label solution and two labels solution.

   [Editor notes: it is supposed that the WG will discuss and decide
   which one is the better solution.]

2.1.  One Label Solution

   The Path Segment is a single label that is assigned from the Segment
   Routing Local Block (SRLB) or Segment Routing Global Block (SRGB) of
   the egress node of an SR path.  It means that the Path Segment is
   unique in the context of the egress node of SR paths.  When Path
   Segment is used, a Path label MUST be inserted at the ingress node
   and MUST immediately follow the last label of the SR path.

   If the Path label is the bottom label, the S bit MUST be set.  The
   value of the TC field MUST be set to the same value as the last
   segment label of the SR path.  The value of the TTL field MUST be set
   to the same value of the last segment label of the SR path.

   Normally, the intermediates node will not see the Path Segment label
   and do not know how to process it even if they see it.  A Path
   Segment label presenting to an intermediate node is error situation.




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   The egress node MUST pop the Path label and deliver it to relevant
   components for further processing.

   The label stack with Path Segment is as below (Figure1):

               +--------------------+
               |       ...          |
               +--------------------+
               |      Label 1       |
               +--------------------+
               |      Label 2       |
               +--------------------+
               |       ...          |
               +--------------------+
               |      Label n       |
               +--------------------+
               |     Path Label     |
               +--------------------+
               |       ...          |
               +--------------------+

      Figure 1: Label Stack with Path Segment


   Where:

   o  The Label 1-n are the segment labels that are used to direct how
      to steer the packets along the SR path.

   o  The Path Label identifies the SR path in the context of the egress
      node of the SR path.

2.1.1.  Path Segment Assignment

   Several ways can be used to assign the Path Segment.  One way is that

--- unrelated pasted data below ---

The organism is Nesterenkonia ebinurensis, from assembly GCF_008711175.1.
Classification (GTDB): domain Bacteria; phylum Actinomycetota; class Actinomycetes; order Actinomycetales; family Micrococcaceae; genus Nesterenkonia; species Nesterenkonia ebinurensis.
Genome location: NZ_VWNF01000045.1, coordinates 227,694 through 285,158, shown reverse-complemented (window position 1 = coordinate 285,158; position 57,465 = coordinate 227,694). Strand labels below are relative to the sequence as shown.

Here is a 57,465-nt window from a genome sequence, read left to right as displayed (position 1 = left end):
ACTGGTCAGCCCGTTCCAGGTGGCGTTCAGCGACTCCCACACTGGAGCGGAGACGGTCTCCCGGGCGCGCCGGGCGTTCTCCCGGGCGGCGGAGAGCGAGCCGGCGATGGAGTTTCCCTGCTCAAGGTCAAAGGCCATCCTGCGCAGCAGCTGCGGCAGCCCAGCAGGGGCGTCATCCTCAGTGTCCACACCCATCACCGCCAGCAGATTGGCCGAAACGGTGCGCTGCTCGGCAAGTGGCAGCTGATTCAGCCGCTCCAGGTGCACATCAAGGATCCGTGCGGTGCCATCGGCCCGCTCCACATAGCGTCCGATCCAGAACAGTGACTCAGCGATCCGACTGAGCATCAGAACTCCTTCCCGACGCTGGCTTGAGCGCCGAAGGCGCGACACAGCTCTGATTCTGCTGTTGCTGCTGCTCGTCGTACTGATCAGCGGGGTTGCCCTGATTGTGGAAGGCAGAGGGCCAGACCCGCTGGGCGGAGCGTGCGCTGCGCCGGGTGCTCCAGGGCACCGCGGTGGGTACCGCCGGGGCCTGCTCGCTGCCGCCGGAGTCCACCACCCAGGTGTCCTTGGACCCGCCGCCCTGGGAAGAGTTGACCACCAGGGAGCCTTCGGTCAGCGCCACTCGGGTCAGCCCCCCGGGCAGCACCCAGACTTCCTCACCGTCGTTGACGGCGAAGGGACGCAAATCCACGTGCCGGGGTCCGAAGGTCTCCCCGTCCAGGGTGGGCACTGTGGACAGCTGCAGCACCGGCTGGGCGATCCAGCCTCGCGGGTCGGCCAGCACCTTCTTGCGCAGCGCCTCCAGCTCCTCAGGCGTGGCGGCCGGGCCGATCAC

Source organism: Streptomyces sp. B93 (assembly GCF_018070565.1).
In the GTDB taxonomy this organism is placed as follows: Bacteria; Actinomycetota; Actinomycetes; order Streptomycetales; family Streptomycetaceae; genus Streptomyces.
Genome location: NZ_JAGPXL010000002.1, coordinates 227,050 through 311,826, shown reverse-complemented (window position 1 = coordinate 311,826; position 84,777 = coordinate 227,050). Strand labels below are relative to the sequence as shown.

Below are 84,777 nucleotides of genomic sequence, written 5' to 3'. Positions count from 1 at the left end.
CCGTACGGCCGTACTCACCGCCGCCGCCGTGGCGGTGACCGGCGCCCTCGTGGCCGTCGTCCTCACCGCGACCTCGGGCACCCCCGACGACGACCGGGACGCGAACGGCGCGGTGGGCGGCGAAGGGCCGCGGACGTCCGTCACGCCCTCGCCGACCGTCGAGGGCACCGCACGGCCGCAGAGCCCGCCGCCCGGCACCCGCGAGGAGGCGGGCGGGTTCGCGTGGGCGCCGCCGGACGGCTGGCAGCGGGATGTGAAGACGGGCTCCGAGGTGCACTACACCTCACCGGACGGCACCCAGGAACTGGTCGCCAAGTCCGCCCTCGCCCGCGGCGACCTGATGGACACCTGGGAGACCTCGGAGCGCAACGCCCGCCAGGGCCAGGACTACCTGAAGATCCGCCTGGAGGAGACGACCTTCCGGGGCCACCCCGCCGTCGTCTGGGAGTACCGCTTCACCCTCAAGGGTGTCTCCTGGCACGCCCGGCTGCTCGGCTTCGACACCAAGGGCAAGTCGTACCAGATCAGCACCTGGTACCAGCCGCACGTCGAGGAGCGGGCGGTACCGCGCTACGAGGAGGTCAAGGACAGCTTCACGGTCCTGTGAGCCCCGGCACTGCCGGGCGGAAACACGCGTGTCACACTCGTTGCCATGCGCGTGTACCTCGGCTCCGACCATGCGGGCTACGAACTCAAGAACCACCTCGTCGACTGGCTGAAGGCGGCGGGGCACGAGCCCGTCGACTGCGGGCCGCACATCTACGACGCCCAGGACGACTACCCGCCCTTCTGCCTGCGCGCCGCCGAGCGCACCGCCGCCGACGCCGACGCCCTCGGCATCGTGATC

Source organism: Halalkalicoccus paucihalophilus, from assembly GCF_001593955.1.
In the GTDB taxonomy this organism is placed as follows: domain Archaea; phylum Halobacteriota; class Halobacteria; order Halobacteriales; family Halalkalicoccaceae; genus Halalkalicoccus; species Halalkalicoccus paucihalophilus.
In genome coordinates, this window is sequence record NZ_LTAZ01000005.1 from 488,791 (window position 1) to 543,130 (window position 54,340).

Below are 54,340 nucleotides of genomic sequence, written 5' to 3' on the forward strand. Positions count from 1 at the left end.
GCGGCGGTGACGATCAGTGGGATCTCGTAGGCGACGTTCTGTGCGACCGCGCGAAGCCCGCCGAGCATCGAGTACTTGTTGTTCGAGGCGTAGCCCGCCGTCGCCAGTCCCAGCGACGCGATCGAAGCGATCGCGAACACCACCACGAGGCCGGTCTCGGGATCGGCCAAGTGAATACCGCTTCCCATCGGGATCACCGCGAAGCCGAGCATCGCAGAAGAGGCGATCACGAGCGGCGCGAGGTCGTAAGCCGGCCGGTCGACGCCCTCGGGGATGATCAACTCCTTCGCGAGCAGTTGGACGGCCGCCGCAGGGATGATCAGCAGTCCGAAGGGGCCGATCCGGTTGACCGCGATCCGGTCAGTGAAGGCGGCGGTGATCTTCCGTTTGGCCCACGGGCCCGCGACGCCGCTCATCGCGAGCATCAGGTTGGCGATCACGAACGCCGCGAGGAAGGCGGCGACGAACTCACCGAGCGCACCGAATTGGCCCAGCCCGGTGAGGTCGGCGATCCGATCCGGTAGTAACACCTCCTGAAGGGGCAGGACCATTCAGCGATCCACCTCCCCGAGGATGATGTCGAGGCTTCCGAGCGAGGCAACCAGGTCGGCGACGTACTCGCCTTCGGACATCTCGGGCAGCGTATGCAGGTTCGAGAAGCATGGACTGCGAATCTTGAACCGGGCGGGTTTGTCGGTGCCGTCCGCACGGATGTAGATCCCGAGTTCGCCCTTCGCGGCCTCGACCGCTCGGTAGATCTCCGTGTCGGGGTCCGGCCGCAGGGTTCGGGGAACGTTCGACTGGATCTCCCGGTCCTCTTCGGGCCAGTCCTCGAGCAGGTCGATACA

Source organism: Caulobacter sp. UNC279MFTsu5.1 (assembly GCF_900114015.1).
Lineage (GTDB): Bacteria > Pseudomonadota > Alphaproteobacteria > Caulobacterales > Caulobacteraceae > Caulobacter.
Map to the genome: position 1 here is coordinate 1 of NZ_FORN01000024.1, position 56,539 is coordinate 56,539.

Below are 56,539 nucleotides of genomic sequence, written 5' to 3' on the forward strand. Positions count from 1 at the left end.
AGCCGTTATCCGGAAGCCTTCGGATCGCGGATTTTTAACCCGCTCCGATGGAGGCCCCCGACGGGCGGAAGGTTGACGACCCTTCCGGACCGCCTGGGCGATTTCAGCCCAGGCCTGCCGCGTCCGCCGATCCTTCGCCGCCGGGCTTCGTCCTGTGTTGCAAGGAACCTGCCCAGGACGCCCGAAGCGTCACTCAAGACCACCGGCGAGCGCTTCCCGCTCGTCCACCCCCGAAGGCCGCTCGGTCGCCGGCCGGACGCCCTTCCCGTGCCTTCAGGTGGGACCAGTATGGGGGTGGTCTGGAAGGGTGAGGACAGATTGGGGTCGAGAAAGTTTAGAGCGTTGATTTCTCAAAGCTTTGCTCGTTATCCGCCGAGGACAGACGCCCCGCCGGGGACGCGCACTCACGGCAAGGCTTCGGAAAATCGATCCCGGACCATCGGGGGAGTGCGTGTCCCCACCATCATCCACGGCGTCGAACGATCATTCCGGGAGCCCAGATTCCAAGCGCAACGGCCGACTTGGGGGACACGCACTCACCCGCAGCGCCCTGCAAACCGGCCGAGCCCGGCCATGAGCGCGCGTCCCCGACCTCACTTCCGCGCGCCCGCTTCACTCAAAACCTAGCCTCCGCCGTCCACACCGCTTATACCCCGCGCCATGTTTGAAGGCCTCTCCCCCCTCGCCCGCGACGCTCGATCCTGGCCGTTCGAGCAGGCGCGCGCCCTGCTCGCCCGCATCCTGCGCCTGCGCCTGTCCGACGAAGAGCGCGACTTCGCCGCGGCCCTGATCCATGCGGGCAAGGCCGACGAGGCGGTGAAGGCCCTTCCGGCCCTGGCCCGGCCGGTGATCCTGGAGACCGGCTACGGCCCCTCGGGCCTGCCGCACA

the Path Segment label is directly assigned by the egress node of an
   SR path.  Where the ingress node of the SR path can directly send a
   request to the egress node to ask for a Path label.  With this way,
   it needs to set up a communication channel between the ingress node
   and the egress node.  New protocols or extensions to existing
   protocol may be required.

   Another candidate way is to leverage a centralized controller (e.g.,
   PCE) to assign the Path label.  The ingress node sends a request to
   the PCE to compute a SR path and indicate that a Path label is
   desired.  The PCE will compute the path as required.  Once the path
   computed, the PCE will send a request (with computed path and
   relevant information) to the egress node to ask for a Path label for



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   the SR path.  The egress node will allocate a label to the SR path
   and build mapping relationship between the label and the path.  A
   reply will be sent back to the PCE, the PCE will send a reply to the
   ingress node about the path information and the corresponding Path
   Segment label.

   With either way or the variations, the final purpose is to assign a
   label from the egress node's label space, hence a single label is
   enough for path identification.  Then the ingress node can put the
   Path Segment label into the label stack when needed, and the egress
   node can use that Path Segment to implement relevant functionalities.

2.2.  Two Labels Solution

   Two segments (Source segment and Path segment) are used to identify
   an SR path.  The Source segment is a global node segment, it can
   uniquely identify a node within an SR domain.  It MUST NOT be used
   for forwarding and indicates that a Path segment immediately follows.
   The Path segment is a local segment generated at the ingress node to
   identify an SR path.  The combination of Source segment and Path
   segment can uniquely identify an SR Path with an SR domain.

   A node that enables Path segment function will be assigned two node
   segments.  One is for forwarding just as defined in
   [I-D.ietf-spring-segment-routing], the other is for source
   identification.  The corresponding label of the Source Segment is
   indexed in the SRGB (or in a of the node to which the Source Segment
   will be presented.

   The Path segment label is a local label that is assigned to an SR
   path at the ingress node.

   The label stack with Source and Path segments is as below (Figure 2):


















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               +--------------------+
               |       ...          |
               +--------------------+
               |      Label 1       |
               +--------------------+
               |      Label 2       |
               +--------------------+
               |       ...          |
               +--------------------+
               |      Label n       |
               +--------------------+
               |     Source Label   |
               +--------------------+
               |     Path Label     |
               +--------------------+
               |       ...          |
               +--------------------+

      Figure 2: Label Stack with Source and Path Segments


   Where:

   o  The Label 1-n are the segment labels that are used to direct how
      to steer the packets along an SR path, and the "label n" is the
      last label of the SR path or the label that directs forwarding
      packets to the node to which the Source Segment will be presented.

   o  The Source Label identifies the source of the SR path.  The value
      of the TC and TTL fields of the Source Label MUST be set to the
      same values as the label (e.g., the Label n) it follows.

   o  The Path Label identifies the SR path in the context of source
      node.  If the Path label is the bottom label, the S bit MUST be
      set.  The value of the TC and TTL fields SHOULD be set to the same